Polar bears prowling Newfoundland come on top of coronavirus fears

On Tuesday 17 March 2020, several polar bears were reported in and around the community of St. Anthony on the Northern Peninsula of Newfoundland, adding another threat on top of coronavirus concerns in the province. The photo below is from a 2018 Newfoundland sighting from the same region: none are available for the current report.

NP-PolarBearSighting 2018-6_large

There have been no reports of trouble but locals will have to stay vigilant to remain safe, which since 2008 has been a common concern from late winter to early spring. In 2012 in this area, a bear was shot after it destroyed homes and attacked livestock; another bear was shot the next week in the same area. And in 2016 and 2017, a bear had to be shot to protect residents. Bears at this time of year are in hunting mode, which is why my polar bear attack thriller novel, EATEN, is set in March.

Newfoundland Great Northern Peninsula map

Current sea ice conditions below.

UPDATE 22 March 2020: “Just after 1 p.m. on March 21, the RCMP St. Anthony advised they blocked off Goose Cove Road, St. Anthony, as a polar bear has been sighted in the area. Wildlife is en route to assess the situation. In the interest of public safety residents are asked to stay away from this area.” From Saltwire here. Another report on the same sighting here.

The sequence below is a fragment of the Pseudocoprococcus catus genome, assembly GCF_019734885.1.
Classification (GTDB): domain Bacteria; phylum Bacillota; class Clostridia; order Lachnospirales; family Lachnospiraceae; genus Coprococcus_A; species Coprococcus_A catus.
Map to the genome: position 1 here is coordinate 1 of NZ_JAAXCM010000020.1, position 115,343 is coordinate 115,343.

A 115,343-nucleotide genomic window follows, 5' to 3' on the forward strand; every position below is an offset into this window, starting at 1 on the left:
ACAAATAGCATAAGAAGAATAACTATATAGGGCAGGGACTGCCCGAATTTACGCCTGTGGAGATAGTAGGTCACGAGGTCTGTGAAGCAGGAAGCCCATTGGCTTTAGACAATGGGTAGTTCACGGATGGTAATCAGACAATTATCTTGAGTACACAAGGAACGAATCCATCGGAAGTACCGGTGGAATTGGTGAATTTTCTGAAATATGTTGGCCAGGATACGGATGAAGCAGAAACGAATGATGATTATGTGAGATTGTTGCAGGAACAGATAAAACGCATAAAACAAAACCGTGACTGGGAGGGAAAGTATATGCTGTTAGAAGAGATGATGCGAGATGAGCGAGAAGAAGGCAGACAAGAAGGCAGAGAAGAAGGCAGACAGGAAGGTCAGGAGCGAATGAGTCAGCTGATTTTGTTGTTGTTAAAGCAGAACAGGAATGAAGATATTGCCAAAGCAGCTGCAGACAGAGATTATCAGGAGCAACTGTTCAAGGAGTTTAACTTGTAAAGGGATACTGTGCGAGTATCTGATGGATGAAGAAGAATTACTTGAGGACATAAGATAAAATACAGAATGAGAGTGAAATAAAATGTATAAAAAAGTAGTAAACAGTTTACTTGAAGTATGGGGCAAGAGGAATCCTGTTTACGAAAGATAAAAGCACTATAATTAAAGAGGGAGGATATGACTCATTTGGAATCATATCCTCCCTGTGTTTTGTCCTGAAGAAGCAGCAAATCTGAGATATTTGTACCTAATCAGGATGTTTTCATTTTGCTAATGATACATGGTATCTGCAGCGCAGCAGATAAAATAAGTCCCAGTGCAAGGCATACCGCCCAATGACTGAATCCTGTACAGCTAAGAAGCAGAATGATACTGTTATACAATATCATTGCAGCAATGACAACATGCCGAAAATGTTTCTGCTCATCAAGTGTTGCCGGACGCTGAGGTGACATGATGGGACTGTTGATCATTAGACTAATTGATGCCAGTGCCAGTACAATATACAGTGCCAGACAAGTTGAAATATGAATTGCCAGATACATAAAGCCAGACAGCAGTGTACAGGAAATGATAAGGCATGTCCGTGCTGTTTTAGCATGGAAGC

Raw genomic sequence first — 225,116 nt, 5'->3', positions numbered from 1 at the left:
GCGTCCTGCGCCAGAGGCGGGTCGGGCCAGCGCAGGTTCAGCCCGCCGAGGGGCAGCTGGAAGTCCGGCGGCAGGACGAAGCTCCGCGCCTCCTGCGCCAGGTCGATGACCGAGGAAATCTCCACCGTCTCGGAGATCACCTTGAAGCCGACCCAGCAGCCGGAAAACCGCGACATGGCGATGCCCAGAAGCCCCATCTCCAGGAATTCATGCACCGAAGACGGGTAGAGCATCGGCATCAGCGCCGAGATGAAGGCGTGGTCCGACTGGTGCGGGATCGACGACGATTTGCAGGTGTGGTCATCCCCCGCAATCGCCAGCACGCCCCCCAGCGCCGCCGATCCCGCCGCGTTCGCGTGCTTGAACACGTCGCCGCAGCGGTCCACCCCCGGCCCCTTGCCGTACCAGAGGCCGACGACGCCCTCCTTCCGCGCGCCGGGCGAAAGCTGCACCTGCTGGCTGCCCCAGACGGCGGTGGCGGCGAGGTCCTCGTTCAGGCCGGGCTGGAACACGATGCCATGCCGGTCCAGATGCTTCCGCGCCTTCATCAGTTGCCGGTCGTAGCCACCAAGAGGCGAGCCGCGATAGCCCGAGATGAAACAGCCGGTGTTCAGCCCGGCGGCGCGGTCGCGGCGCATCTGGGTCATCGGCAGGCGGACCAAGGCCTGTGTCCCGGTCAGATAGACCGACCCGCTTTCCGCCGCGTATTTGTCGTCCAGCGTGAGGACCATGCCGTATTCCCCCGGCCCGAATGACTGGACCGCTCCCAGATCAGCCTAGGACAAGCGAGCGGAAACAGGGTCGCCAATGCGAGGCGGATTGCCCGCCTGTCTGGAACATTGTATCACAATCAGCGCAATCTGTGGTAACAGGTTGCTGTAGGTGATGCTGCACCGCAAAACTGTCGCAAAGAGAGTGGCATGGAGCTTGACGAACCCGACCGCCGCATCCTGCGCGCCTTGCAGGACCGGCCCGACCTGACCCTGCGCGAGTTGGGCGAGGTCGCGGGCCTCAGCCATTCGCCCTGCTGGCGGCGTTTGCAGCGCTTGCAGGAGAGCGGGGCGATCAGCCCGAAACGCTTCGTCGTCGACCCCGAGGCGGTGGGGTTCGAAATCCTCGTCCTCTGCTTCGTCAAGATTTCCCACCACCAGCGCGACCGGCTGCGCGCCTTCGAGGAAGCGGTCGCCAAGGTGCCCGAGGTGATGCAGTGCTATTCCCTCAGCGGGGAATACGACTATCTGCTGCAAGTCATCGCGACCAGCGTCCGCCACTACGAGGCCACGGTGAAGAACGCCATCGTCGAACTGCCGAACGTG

There is a bit less ice than average off Newfoundland at the moment but plenty of ice thick enough to support polar bears (see chart below). The bears are in the area to feed off the abundant population of harp seals that are currently giving birth in the area. Young seals will be available prey for polar bears for the next 8 weeks or so. St. Anthony on the northern peninsula is marked on the map:

Newfoundland East daily stage of development 2020 March 17

See ice in Canada and the world at this date below.

Sea ice Canada 2020 March 17

NSIDC Masie chart:

masie_all_zoom_4km 2020 March 17 Day 77

NSIDC chart:

Sea ice extent 2020 March 17 NSIDC

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